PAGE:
“Smudge” is a 2-year-old Shih Tzu that presented to us for sudden frequent vomiting, anorexia and lethargy. On physical examination he was painful, had a fever and was dehydrated. We placed him on intravenous fluids and started treatment with intravenous antibiotics, anti-emetics (anti-nausea medication) and antacids. A blood sample and radiographs were taken to further assess his condition. His bloodwork showed a high white blood cell count, indicating significant inflammation and possible infection. Radiographs showed a marked amount of gas. On abdominal palpation we were able to feel a hard object in his intestinal tract. Smudge was taken to surgery.
Upon detailed examination of his intra-abdominal organs and structures, we located the exact position of the hard object: it was located within the first foot of small intestine exiting the stomach (the juncture of the duodenum and jejunum). All other sections of intestine and internal organs were normal. An incision was made into the small intestine, and the foreign object was removed without complications. We closed the incision with absorbable suture material and did a leak test to ensure that our closure was secure. Smudge’s recovery from anesthetic was smooth.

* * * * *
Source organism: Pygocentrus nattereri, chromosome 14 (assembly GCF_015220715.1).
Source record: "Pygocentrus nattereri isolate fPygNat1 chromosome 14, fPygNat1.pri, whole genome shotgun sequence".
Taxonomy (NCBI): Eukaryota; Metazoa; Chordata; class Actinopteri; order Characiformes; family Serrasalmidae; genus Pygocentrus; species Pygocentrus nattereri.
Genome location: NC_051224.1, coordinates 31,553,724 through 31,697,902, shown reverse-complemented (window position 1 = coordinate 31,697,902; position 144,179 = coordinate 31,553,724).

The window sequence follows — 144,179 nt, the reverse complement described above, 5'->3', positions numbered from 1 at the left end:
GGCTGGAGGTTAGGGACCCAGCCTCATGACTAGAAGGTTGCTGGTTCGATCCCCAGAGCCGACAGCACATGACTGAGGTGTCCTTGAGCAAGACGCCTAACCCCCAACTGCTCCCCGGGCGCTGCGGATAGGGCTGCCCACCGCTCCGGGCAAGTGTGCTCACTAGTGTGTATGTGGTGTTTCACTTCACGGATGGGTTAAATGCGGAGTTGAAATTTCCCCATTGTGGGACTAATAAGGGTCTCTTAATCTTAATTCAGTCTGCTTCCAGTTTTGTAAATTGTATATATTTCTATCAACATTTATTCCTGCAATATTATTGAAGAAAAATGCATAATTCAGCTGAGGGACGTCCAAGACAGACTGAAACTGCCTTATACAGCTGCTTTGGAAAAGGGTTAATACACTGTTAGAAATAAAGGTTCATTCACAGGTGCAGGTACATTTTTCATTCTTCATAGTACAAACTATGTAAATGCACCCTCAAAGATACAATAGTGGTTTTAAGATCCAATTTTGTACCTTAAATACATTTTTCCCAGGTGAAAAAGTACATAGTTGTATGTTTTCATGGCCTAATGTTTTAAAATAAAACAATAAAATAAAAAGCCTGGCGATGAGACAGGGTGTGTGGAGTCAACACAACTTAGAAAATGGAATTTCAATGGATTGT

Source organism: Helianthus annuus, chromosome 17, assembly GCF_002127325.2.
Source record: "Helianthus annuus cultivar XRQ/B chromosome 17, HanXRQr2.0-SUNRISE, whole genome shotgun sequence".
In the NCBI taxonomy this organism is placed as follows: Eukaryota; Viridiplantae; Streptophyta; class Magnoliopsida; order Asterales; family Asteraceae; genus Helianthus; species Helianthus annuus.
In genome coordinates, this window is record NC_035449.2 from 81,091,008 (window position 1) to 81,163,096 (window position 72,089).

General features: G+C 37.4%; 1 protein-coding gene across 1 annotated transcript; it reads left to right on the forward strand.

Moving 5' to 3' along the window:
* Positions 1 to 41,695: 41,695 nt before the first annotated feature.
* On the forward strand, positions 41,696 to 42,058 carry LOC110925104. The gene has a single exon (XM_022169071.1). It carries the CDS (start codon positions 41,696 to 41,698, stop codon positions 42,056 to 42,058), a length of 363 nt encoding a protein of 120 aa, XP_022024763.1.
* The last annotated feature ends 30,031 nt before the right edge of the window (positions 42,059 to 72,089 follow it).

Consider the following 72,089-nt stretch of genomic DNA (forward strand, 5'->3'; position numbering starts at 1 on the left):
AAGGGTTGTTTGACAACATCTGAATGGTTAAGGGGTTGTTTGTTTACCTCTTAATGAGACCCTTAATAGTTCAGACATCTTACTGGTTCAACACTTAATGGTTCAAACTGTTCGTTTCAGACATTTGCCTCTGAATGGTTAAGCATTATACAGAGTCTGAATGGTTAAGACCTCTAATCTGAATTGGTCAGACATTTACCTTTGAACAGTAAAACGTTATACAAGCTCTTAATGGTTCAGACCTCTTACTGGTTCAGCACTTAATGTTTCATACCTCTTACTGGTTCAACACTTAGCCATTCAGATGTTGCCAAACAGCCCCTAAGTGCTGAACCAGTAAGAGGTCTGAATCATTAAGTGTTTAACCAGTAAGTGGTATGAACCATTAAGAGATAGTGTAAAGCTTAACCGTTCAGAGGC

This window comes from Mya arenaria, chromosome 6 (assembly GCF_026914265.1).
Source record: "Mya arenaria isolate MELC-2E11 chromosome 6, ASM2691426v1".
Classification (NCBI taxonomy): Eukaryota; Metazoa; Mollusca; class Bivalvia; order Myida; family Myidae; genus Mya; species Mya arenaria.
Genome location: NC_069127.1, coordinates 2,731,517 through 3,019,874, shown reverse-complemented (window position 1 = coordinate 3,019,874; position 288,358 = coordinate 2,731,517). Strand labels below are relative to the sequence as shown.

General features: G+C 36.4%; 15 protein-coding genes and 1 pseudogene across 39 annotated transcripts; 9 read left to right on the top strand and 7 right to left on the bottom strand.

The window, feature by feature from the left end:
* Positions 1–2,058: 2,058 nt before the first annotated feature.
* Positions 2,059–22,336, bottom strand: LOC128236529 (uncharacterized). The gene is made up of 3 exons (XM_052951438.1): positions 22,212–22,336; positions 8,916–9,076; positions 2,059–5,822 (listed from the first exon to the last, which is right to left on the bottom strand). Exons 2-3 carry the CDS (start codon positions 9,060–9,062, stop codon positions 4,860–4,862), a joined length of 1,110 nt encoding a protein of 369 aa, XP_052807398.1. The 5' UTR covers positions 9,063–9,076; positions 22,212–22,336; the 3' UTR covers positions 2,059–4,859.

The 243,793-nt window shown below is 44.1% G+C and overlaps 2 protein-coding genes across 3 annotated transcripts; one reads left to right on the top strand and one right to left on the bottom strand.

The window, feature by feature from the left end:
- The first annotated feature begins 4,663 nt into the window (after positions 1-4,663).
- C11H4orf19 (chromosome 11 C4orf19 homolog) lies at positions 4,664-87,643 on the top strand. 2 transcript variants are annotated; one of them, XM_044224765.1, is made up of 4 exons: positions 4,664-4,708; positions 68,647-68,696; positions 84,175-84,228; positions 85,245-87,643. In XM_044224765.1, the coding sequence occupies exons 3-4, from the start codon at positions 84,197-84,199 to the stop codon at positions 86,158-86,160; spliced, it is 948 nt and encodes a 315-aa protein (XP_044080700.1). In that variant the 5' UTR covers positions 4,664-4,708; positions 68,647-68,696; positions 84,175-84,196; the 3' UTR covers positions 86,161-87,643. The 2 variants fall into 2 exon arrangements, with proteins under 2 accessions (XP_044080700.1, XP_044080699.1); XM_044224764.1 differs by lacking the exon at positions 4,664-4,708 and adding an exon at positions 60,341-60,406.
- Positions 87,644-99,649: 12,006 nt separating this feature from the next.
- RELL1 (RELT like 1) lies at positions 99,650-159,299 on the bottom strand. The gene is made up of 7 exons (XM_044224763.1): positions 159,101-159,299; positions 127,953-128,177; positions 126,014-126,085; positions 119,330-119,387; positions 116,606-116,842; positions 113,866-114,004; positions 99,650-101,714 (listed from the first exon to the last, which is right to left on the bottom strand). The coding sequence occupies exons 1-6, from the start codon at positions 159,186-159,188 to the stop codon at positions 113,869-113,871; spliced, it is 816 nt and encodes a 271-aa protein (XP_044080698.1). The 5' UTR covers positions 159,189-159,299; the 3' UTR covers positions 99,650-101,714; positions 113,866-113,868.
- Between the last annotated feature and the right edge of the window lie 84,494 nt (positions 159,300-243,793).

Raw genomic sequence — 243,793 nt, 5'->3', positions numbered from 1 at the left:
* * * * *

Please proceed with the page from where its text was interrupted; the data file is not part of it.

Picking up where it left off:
Over the next few days, Smudge improved in leaps and bounds—he began eating normally, did not vomit and felt much better! We gradually took him off intravenous fluids and put him on oral medications and a low-fat, easily-digestible diet that would be gentle on his digestive tract and would promote healing. He went home 3 days after his surgery with some antibiotics and special food. We saw him for revisits to ensure he was healing well. Smudge has healed 100% and is doing great!
Once the foreign object was cleaned, the owner identified it as a ‘furry mouse’ cat toy!! Please make sure to closely monitor size and texture of all the toys your pets play with – things we may not think are ‘tasty’ can be enticing for your pet.